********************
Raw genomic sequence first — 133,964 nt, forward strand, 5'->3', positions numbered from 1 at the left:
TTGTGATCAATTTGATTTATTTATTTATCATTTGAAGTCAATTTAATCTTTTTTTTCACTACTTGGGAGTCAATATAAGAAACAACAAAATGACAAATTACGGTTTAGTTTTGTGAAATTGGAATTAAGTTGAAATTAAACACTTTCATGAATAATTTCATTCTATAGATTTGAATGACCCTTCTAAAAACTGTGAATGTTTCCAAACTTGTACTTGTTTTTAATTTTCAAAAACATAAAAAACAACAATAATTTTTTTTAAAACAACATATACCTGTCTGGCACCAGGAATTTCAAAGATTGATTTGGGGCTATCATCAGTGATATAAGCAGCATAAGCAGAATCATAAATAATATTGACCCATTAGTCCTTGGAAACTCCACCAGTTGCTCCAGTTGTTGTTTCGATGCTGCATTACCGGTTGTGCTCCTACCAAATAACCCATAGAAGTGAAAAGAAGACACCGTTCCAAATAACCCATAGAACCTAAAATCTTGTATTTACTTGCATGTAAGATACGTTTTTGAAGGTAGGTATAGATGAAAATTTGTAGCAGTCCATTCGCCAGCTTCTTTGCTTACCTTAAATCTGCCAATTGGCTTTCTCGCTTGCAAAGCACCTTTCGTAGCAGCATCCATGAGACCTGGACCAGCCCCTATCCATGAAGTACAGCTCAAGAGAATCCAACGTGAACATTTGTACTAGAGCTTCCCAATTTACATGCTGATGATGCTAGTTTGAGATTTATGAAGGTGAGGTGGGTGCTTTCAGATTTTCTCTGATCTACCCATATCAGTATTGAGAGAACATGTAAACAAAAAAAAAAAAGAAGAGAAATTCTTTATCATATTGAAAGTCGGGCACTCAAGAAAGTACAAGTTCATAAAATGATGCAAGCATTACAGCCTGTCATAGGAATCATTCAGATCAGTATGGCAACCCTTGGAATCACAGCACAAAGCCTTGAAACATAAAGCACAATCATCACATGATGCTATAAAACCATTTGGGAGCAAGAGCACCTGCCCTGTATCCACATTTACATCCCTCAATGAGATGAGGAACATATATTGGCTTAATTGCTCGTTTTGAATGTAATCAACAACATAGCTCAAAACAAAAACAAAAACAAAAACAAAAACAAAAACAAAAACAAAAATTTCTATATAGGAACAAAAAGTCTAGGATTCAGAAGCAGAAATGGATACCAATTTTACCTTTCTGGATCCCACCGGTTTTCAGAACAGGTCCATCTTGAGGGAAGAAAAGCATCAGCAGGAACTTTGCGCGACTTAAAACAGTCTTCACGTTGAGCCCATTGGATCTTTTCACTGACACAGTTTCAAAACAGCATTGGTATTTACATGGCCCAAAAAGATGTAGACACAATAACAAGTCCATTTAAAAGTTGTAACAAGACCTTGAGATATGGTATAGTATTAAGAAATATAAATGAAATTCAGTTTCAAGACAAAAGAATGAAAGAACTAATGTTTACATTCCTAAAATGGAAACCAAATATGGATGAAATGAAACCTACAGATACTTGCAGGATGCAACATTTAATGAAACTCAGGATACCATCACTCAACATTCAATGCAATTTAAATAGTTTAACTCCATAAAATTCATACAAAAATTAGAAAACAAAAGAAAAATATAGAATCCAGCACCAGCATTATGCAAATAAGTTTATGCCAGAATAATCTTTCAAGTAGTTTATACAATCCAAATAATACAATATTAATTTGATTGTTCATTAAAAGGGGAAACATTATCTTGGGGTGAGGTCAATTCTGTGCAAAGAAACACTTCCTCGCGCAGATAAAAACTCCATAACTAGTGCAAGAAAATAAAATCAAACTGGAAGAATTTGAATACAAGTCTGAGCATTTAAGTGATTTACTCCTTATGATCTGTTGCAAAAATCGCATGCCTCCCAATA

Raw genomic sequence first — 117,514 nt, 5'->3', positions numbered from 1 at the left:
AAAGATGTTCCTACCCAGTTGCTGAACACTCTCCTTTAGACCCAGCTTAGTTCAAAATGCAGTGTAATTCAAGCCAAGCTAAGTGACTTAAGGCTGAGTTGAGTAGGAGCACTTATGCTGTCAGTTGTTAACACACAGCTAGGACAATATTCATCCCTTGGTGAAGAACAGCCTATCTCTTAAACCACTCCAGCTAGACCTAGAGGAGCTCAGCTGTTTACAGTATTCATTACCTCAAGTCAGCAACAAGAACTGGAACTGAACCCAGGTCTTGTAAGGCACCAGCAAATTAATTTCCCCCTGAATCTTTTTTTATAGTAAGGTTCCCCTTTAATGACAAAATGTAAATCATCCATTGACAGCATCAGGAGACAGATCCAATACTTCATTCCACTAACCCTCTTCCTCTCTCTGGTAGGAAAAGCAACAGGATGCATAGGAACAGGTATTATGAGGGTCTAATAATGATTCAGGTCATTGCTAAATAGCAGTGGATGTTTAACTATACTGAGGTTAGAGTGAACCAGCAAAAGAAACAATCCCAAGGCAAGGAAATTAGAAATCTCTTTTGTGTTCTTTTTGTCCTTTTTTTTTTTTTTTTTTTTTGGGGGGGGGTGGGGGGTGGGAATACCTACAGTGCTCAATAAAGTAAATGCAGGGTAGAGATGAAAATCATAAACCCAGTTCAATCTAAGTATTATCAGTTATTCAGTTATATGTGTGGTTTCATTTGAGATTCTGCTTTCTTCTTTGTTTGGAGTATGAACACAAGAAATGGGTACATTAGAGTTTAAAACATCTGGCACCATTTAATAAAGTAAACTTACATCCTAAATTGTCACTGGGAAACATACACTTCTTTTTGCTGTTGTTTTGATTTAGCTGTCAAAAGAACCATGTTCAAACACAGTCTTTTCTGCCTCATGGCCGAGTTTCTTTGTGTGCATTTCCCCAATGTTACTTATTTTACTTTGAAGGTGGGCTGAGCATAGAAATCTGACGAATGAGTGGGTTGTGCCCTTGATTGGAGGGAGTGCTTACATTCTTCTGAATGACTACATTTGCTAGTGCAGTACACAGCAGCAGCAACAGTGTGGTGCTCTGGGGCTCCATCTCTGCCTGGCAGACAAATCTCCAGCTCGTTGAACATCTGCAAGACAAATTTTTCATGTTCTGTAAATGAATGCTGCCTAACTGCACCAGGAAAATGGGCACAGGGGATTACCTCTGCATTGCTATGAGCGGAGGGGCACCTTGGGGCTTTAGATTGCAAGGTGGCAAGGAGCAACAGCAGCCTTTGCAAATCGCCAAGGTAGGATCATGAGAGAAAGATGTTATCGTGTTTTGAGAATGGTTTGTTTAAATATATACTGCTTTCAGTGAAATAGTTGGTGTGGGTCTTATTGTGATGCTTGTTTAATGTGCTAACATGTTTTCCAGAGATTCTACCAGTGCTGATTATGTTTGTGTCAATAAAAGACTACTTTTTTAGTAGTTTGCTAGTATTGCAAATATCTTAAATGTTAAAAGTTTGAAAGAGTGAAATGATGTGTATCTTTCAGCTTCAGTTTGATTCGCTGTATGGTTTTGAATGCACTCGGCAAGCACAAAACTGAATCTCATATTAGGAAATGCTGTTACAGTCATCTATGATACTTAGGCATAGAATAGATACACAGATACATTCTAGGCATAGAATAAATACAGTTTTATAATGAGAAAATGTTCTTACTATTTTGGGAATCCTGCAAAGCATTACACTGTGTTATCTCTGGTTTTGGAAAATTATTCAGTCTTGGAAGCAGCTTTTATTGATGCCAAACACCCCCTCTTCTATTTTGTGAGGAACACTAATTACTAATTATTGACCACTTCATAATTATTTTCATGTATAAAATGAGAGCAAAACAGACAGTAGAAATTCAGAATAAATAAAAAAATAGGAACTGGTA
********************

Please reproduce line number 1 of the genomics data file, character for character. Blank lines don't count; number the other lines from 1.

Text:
Raw genomic sequence first — 133,964 nt, forward strand, 5'->3', positions numbered from 1 at the left: